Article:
Reinvention Isn’t Easy

S. Schuchart

Summary Bullets:

  • Technology company employees need to enable reinvention, even if it will diminish their current product line.
  • Buyers can and should scrutinize how a technology vendor handles reinvention due to technological or economic change.

Companies in the technology space often talk about reinvention, a renaissance in which the company will not only take a bold new stance, but also produce a new product or service that will rapidly become the majority of their business. Some companies have even done it and are held in the highest esteem. The best example of that would be Apple, which went from virtually moribund in the 1990s to a powerhouse in the early 2000s.

The hardest part of any reinvention comes from the inside. Companies that fail at reinvention often do so because of internal resistance and meet-us-half-way compromises. At base, it is a failure in understanding the very human factors at work within the company culture.

When a company has a successful product line, the natural instinct is to continue incrementally improving that product over time to make it better. But often there will be new technologies, approaches, and trends which threaten that flagship product line. It could be something like a shift to software, a move to cloud, or a new approach that obsoletes the old product line.

The natural instinct of the people in charge of the successful product line is to protect it. So when another project is initiated to address the new circumstances, often internal politics, compromises, and worries of revenue cannibalization will destroy or hamstring the new product line. The company looks old, stuck in its ways, a dinosaur that the industry has passed up – unable to innovate, despite top-flight talent.

How could this happen? Everyone has the company’s best interests at heart, but human nature rules. People are territorial, and when they have success, they resist anything which diminishes that success. It becomes depressingly tribal. A maniacally ruthless, driven, and canny leader *can* push past these human nature problems by sheer force of will. Steven Jobs is a great example of that. But the number of leaders who can realistically do so is vanishingly small, and it is an incredibly difficult thing to replicate. Leaders can’t *just* rule with an iron fist; it’s far more than that.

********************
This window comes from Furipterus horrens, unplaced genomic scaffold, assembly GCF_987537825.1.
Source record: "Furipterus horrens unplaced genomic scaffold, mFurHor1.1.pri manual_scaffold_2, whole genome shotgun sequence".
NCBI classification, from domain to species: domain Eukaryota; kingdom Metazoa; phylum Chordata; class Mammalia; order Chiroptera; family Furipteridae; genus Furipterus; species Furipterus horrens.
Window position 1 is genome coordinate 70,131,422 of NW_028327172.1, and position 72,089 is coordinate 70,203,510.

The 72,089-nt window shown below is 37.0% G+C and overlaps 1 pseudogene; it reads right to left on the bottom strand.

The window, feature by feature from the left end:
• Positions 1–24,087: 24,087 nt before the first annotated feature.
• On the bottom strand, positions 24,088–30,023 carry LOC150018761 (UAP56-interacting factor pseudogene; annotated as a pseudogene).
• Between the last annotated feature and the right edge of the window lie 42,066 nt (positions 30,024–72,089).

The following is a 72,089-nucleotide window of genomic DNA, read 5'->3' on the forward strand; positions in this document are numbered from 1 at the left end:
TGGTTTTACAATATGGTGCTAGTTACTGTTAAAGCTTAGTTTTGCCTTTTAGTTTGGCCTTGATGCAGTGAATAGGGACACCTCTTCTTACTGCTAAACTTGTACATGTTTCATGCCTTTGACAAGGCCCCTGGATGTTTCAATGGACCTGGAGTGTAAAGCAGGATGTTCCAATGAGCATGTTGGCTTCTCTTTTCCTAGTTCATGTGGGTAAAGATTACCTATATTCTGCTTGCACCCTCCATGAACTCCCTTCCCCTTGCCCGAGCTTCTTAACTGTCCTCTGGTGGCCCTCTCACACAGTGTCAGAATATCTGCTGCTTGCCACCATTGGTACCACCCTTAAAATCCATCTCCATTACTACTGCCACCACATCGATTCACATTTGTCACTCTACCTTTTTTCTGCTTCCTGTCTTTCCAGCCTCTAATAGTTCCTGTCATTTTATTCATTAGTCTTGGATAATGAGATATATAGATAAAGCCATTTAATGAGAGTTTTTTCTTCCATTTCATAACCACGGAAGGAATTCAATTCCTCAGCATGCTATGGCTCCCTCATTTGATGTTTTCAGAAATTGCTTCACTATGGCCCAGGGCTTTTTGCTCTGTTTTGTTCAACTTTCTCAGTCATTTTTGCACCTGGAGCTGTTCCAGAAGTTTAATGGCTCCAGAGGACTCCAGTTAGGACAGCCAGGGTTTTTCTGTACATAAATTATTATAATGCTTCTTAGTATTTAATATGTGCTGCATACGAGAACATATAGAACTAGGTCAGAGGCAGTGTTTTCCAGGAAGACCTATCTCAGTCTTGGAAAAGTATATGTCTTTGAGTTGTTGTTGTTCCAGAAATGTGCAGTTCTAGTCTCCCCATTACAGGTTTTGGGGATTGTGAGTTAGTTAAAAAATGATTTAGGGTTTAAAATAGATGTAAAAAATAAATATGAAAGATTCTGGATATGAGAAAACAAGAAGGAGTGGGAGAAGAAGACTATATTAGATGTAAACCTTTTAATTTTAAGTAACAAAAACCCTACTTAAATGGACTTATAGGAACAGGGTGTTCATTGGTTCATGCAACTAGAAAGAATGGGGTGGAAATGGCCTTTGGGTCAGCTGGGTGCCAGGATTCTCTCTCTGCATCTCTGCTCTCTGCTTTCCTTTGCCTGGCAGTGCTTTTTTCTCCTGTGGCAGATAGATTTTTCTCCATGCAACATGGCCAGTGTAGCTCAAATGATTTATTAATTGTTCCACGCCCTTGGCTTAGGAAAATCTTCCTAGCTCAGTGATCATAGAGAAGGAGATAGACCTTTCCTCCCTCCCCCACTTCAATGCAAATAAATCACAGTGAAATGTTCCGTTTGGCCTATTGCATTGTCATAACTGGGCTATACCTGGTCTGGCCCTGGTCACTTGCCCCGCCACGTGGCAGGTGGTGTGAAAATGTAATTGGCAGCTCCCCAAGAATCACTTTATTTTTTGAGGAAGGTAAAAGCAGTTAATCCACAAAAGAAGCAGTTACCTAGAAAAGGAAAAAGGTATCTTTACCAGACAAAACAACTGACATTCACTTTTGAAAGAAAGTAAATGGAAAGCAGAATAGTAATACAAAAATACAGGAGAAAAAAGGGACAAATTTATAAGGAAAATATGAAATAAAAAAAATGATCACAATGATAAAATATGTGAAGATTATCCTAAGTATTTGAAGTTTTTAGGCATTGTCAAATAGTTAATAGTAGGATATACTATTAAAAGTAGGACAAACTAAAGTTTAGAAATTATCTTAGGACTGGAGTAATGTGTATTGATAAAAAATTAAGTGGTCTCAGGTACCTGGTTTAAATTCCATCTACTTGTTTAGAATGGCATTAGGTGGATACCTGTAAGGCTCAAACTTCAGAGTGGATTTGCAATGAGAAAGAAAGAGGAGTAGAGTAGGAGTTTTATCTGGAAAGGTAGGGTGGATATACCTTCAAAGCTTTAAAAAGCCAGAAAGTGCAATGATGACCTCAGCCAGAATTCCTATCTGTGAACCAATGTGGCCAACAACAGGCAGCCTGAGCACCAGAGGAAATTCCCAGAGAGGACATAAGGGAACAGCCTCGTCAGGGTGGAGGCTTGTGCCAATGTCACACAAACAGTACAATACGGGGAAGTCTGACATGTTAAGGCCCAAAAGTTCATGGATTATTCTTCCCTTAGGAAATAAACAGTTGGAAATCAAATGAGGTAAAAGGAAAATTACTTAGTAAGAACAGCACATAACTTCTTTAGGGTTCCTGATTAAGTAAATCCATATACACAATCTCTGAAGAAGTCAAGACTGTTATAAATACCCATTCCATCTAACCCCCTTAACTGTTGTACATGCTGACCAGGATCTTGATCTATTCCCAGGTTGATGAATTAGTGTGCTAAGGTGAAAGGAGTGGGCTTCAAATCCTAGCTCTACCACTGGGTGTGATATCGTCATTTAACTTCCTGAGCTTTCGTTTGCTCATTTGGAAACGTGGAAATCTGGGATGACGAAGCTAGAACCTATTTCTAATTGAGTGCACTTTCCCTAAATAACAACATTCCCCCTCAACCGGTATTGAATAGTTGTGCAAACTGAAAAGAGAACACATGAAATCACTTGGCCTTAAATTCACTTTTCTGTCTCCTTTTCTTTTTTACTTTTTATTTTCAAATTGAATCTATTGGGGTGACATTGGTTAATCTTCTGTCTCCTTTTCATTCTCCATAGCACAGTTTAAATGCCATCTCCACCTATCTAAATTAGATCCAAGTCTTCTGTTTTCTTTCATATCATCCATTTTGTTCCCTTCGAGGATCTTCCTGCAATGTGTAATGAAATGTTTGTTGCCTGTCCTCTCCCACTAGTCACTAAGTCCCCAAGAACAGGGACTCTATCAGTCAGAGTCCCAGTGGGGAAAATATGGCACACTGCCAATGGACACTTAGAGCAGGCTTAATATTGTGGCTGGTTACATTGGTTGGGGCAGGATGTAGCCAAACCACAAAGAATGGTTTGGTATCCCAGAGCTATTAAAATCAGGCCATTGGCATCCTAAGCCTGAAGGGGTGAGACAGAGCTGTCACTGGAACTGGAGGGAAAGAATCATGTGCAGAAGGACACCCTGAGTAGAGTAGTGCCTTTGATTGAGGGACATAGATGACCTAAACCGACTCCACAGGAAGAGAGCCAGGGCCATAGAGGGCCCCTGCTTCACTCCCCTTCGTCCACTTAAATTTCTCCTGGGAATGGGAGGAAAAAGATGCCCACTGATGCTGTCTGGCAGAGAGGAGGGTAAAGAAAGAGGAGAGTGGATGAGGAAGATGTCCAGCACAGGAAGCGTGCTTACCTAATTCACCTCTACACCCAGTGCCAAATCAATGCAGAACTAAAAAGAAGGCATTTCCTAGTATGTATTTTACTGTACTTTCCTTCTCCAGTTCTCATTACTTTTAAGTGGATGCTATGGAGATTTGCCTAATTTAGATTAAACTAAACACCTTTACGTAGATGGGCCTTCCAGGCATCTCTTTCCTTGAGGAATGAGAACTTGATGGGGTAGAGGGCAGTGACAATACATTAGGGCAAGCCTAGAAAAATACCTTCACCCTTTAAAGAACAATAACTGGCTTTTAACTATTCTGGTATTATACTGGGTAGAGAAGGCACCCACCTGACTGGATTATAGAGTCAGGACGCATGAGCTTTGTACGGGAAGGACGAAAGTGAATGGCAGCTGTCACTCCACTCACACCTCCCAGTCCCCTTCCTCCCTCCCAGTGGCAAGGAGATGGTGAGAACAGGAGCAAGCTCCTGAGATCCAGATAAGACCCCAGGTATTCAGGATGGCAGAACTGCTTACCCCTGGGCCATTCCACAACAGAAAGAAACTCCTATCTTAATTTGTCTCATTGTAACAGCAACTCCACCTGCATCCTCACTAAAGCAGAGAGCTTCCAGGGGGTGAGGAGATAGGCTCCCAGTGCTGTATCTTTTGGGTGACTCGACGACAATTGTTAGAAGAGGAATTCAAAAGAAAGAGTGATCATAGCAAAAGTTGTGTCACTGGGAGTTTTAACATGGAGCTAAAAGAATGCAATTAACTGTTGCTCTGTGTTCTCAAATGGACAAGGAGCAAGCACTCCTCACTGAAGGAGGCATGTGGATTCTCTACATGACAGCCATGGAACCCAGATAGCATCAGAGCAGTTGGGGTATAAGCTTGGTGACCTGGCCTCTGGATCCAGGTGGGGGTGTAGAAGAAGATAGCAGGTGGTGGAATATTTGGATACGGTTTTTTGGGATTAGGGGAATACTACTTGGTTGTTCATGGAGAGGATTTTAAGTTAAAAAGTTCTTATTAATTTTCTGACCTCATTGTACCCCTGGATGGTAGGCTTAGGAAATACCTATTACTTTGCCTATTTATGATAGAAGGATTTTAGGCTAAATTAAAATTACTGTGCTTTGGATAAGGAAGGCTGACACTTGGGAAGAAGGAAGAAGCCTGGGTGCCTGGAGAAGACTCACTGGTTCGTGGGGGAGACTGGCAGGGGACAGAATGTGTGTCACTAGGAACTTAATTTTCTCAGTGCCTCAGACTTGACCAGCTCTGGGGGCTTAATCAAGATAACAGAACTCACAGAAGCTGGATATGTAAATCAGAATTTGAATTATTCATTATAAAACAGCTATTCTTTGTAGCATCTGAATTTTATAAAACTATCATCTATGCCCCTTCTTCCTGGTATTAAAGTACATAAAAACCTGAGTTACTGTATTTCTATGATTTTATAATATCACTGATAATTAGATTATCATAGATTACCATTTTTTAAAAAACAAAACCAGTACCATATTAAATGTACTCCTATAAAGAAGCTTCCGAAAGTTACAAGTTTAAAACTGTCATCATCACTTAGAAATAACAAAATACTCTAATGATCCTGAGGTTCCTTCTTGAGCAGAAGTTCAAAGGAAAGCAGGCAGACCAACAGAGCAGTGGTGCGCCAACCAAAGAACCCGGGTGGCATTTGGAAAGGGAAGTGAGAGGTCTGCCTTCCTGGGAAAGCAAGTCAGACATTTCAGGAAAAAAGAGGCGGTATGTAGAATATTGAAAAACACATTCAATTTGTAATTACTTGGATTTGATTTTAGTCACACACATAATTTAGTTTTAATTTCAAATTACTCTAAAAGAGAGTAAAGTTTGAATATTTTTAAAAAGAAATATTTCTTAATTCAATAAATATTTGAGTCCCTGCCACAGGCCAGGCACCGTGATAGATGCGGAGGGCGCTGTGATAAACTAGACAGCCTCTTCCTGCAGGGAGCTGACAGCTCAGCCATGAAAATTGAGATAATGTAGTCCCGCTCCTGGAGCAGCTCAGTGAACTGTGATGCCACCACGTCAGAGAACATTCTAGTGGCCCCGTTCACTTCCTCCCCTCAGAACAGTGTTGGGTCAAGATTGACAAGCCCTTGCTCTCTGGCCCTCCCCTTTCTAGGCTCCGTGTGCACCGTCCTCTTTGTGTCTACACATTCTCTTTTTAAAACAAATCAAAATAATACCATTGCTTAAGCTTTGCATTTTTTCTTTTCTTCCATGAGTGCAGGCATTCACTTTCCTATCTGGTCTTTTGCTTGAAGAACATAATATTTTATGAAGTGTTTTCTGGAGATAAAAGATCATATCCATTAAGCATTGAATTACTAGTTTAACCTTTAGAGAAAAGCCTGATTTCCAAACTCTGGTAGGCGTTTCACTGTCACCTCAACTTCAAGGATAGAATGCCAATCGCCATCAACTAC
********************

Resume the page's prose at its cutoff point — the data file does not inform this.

This is why so many companies buy and invest in startups. Startups can grow, free of internal politics and sales considerations. When the product is ready and there are public companies, the startup can be snatched up and established as another product line. Often the CEO of the startup is named head of product development, to ensure the new company direction stays on track and prevent brain drain. This also keeps the internal company culture from tearing itself apart, although acquisitions – if mishandled – can be disastrous for company culture.

Executives need to take the human nature factors into account and address them not with the iron fist, but with clear, concise communication done frequently. The executive team has to all be on the same page, understanding that there may be temporary revenue issues while the reinvention takes hold. Mostly, they have to be resolute and not compromise or hedge if they really want to reinvent the business.

Employees at technology vendors should keep all of this in mind when looking at company direction. Are you, as an individual contributor, line manager, or executive, just defending your turf, or are you really interested in returning your company to high growth? It’s extremely hard to see that big picture when you are on the inside, and even more so when your job might be to manage a product line that will lose its flagship status.

Buyers, when evaluating technology companies, take a look at how they are managing reinvention. Are they just adding layers of glitter and new branding to their flagship product lines, selling incrementalism as reinvention? Are they frenetically acquiring startups, some of which don’t make much sense, in a desperate bid to remain relevant? Or do the acquisitions look strategic? How have past acquisitions gone? The nature and future of your relationship with this technology company can and should be influenced by how well they manage transitions, both technological and economic.

What do you think?

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